Section Expectations: 1) Finish all reading assignments for the day they are listed as DUE on the syllabus; 2) Attend class regularly, perform well on periodic quizzes on assigned readings, and participate actively in class discussion. One unexcused absence is allowed, no questions asked; 3) Complete periodic assigned study questions on assigned readings (some in-class and some out-of-class); 4) Complete several short papers on instructor-assigned topics tied to current readings (assigned lengths will vary from 250 to 400 words and assignments will always be made at least one week in advance); 5) Submit six journal entries of at least 250 but no more than 400 words, one entry roughly every other week; 6) Complete a major project entailing an essay introductory to, and footnotes for an assigned portion of, Jason Lutes’s BERLIN; 7) Compile all work completed for the course, including drafts and final graded versions of quizzes, study questions, and essays, in a course portfolio for submission with the final project.
Evaluation: Letter grades will be assigned for each of the main requirements: the short papers; participation (which includes completion of study questions, quizzes, and journal entries as well as participation in discussions); and the final paper. The average of the grades on the short papers will make up 25% of the course grade. The average of the grades on all elements of participation will make up 35% of the final grade. And the final project will be the last 40% of the course grade (25% for the essay, and 15% for the annotations). While the course grade will be based on the weighted average of these course components, I will take overall improvement into account in figuring individual cases.
ENGS 005 TAP: Tolkien and the Problem of Modernity CRN: 94884 Section: F Instructor: Kete, M.
Tolkien’s fantasy takes us beyond the confines of time and space through story telling. We will be interrogating Tolkien’s engagement with the cultural debates of the first half of the 20th-century and we will be thinking about how our engagement with Tolkien participates in the cultural debates of this new century. This seminar has two related goals. The first is to examine the contexts (historical, political and aesthetic) within which Tolkien imagined his epic while we examine the context within which we read his epic. The second is to improve our ability to understand the components of narrative in order to how storytelling works.In addition to Tolkien, we will be reading primary works by authors such as Orwell, Hemingway, Adams, Eliot, Yeats, Marinetti, Owen, Benjamin, Hitler, Mosley and Sassoon.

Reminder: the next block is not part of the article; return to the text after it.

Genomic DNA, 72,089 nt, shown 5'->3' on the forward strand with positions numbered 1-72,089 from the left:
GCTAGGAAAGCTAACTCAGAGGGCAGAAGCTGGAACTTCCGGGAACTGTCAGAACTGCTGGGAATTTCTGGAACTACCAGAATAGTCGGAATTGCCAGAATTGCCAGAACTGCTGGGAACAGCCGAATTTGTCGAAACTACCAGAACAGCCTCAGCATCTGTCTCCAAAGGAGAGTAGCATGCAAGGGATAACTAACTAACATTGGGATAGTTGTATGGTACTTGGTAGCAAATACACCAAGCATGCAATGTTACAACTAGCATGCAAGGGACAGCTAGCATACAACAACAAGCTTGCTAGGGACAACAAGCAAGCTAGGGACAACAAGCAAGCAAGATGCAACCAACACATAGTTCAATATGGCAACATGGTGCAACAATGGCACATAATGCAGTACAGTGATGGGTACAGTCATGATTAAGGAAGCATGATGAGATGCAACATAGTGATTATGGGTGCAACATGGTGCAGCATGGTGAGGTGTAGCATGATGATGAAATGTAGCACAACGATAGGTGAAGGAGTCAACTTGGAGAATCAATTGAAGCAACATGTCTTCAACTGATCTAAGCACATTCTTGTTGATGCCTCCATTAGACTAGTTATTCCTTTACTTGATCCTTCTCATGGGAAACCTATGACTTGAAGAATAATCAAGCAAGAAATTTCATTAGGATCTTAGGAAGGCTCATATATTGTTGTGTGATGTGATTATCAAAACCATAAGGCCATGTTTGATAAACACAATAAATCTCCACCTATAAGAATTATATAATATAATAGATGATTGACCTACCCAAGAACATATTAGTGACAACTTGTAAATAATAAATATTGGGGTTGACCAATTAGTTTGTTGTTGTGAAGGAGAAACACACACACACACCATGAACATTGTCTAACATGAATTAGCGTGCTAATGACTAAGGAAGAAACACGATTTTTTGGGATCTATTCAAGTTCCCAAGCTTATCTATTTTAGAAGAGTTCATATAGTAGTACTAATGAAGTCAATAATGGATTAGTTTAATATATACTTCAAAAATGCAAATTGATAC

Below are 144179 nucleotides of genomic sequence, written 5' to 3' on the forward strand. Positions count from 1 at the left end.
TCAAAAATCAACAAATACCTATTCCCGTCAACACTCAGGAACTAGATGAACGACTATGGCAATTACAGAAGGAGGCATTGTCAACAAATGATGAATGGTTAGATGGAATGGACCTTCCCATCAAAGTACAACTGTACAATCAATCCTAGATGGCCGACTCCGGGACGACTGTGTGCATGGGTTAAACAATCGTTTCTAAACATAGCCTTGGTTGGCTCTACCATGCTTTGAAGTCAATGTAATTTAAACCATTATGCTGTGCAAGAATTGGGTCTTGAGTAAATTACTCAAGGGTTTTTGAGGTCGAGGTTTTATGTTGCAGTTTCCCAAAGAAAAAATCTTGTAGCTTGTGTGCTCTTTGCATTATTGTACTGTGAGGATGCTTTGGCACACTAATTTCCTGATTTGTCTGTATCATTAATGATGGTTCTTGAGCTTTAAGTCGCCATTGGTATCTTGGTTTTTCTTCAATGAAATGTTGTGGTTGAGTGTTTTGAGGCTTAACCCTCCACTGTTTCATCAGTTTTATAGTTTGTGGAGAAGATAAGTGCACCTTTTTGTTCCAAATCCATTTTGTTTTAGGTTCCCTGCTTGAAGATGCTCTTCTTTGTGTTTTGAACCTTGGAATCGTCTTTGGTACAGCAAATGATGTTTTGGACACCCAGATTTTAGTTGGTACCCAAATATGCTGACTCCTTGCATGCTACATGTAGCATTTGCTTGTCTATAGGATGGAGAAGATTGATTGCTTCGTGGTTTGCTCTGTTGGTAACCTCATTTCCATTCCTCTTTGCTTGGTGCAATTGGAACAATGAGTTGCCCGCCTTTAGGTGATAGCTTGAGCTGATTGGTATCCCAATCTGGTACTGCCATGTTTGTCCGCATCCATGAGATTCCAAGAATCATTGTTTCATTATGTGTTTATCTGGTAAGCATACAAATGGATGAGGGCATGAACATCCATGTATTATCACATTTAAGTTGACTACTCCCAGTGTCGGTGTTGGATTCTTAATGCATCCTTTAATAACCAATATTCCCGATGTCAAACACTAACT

*You must have completed the LORD OF THE RINGS and THE HOBBIT at least once before the class begins. It will be impossible to do well in the course otherwise.
*Early in the semester (if possible), we will be celebrating Bilbo and Frodo's birthday with a hike to some caves where we will share a LOTR's inspired picnic feast. This hike can be done in sneakers. Think about a Middle Earth food you'd want to try!
ENGS 005 TAP: Writing Science & Nature CRN: 93944 Section: H Instructor: Grosvenor, J.
We write in order to share information, yes, but also to make meaning of our lives in connection with the myriad happenings around us—the web of life.
In this nature-, medicine-, and science-based composition course, you’ll do just that: utilize writing to increase understanding—others’ and your own. The focus, for the most part, will be on sustainability—encompassing environmental concerns, medical practices, ecological literacy, and social connection. In the words of physicist and prolific writer, Fritjof Capra, the objective will be “to develop a conceptual framework that integrates the biological, cognitive, and social dimensions of life.” Through various forms of writing, you’ll learn to keep a close eye on detail, to recognize the wait—what? moments, and then translate those into writing that creates a desired cause-and-effect in your intended audience. Through grappling with the unruly play between all these parts, you’ll gain insight into systematic understandings of life and learn to think in terms of patterns and networks.